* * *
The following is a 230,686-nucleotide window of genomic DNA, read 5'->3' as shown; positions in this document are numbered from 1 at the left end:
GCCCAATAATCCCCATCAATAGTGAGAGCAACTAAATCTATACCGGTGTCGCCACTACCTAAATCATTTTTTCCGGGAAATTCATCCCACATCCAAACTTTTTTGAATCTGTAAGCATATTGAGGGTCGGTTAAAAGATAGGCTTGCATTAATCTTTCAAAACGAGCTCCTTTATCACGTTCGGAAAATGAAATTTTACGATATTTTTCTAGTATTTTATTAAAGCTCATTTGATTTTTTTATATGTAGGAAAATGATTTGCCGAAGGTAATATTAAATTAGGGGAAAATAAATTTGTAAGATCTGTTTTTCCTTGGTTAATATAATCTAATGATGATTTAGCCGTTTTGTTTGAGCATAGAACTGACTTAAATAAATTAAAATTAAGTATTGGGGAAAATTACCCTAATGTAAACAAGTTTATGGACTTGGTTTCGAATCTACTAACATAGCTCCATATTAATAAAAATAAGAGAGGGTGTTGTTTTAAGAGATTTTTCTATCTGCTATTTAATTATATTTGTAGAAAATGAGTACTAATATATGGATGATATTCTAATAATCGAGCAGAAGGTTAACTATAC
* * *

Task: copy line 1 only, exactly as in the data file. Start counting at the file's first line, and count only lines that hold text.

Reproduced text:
The following is a 230,686-nucleotide window of genomic DNA, read 5'->3' as shown; positions in this document are numbered from 1 at the left end: